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Foreign Affairs Minister Chrystia Freeland meets with The Globe and Mail's editorial board in Toronto, on Dec. 1, 2017.

Christopher Katsarov/The Globe and Mail

Lithuania is urging Canada to sign on to a long-term package of support for Ukraine that would funnel more investment into the Eastern European country and strengthen its ties with the West as Kiev struggles to fight internal corruption and rebuild its economy despite a war with Moscow-backed militants.

The Lithuanian government in concert with Ukraine is championing what is provisionally called a "European Plan for Ukraine" and would disburse an estimated $7.47-billion annually to Ukrainian recipients for a period of 10 years.

Lithuania remains concerned about Russia's continuing efforts to destabilize Ukraine and the idea, spearheaded by former Lithuanian prime minister Andrius Kubilius, has been likened to the Marshall Plan aid initiative that helped rebuild Western Europe after the Second World War.

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A key goal would be to replacing aging Soviet-era infrastructure in Ukraine and make other highly visible investments that demonstrate to Ukrainians the West is playing a key role in their recovery and help prevent the rise of anti-European politicians. The disbursement of capital for investment projects would be linked to further reforms of governance and Ukraine's investment climate.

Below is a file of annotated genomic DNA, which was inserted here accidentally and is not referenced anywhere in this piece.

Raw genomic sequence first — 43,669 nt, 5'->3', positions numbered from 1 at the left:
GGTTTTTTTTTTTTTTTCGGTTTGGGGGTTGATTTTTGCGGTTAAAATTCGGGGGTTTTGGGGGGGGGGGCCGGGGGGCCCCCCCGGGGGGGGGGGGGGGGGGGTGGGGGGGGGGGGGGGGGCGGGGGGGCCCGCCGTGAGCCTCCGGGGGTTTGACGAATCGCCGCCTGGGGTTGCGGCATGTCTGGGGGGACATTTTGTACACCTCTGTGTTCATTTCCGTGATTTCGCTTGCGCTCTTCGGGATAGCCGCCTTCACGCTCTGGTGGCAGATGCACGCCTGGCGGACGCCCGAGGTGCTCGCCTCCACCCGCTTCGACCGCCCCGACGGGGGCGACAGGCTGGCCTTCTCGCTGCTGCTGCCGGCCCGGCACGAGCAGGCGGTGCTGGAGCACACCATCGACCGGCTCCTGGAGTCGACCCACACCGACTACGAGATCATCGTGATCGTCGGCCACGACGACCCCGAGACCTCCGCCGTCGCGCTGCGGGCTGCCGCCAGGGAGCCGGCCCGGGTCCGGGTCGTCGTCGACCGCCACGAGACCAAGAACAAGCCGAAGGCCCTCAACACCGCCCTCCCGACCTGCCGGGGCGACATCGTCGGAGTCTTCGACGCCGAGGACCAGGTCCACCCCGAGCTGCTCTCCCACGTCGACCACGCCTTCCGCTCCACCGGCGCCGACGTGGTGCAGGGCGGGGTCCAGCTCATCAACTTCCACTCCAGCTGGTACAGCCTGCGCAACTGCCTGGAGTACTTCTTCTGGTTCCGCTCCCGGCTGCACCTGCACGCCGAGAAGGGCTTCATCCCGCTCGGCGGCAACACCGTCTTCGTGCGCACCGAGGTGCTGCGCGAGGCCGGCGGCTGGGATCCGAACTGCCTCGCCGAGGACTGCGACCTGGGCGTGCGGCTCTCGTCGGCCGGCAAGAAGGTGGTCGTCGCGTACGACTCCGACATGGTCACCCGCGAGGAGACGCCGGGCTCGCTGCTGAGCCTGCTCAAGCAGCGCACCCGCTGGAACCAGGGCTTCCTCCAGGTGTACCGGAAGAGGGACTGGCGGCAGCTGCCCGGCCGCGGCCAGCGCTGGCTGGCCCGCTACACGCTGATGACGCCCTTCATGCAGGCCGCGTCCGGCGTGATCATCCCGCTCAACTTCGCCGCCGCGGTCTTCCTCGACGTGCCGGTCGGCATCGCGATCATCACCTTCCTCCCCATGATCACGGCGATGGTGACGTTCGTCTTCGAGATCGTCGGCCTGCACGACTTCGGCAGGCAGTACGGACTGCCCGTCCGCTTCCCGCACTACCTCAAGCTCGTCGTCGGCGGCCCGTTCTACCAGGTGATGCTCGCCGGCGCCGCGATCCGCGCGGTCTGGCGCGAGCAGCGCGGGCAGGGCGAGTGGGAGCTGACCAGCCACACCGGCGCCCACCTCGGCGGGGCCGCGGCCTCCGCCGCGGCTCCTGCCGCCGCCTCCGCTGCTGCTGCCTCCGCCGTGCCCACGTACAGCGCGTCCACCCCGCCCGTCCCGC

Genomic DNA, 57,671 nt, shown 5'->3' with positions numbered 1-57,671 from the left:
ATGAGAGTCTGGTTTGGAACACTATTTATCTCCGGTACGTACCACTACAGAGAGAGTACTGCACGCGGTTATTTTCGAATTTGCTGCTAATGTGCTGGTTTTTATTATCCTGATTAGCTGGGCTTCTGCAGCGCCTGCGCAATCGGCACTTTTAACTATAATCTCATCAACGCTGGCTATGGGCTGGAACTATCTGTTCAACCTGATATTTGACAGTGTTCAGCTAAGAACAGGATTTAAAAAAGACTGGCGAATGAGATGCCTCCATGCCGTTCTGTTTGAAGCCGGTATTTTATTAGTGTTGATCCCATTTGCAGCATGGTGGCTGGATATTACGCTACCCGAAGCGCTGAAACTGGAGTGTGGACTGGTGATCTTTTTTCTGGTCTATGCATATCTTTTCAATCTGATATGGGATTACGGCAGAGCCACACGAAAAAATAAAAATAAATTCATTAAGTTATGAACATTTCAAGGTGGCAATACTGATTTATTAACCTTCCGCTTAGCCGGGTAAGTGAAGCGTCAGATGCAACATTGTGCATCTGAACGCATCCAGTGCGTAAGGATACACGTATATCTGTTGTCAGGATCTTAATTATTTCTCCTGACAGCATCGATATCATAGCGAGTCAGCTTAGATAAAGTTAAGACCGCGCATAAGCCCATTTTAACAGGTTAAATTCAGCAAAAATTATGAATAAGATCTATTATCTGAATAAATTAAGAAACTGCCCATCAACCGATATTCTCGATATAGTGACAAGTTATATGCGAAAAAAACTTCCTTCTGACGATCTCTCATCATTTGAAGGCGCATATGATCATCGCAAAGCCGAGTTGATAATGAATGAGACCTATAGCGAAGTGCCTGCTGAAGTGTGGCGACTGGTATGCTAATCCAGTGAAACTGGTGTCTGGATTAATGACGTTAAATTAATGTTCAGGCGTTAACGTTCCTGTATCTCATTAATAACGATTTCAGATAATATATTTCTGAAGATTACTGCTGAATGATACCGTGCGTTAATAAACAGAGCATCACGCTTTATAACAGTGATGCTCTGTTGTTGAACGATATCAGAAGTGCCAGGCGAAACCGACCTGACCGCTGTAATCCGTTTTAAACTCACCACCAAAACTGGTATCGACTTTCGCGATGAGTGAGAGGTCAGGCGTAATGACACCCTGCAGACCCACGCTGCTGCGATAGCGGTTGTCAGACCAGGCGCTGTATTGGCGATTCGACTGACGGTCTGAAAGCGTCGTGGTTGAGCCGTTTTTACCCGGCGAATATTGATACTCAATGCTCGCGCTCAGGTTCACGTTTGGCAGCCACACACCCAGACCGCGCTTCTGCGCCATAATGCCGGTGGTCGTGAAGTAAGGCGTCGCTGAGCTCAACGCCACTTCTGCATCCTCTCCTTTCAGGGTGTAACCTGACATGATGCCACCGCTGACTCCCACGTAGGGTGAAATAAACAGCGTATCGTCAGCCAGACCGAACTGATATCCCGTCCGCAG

This proposal remains in the formative stages and financing and partners are still being assembled.

A Lithuanian government delegation, which visited Washington and Ottawa near the end of 2017 to press its case, hopes that Canada, which will serve as chair of the Group of Seven countries throughout 2018, can make Ukraine a priority for its tenure.

More than 1.3 million Canadians, including Foreign Affairs Minister Chrystia Freeland, can trace their heritage to Ukraine, where Canada is currently training Ukrainian soldiers to fight the Moscow-backed rebels.

It was Ukraine's earlier efforts to deepen Western ties – a deal with the European Union – more than four years ago that angered Russia and first sparked massive upheaval there. Less than six months later, Russia annexed Ukraine's Crimea peninsula and commenced support for a war in eastern Ukraine that is sapping Kiev's resources.

The conflict has cost more than 10,000 lives and is reducing the Donbass region, once a key part of Ukraine's industrial heartland, to an economic wasteland.

It's not clear how much Canada would be asked to make available to Ukraine in the form of loans or donations.

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Canada has already lent Ukraine close to three-quarters of a billion dollars in the past decade, including more than $250-million in 2009 to finance a Canadian-built satellite system. Since January, 2014, Canada provided more than $400-million in low-interest loans to help Ukraine stabilize its economy and undertake reforms.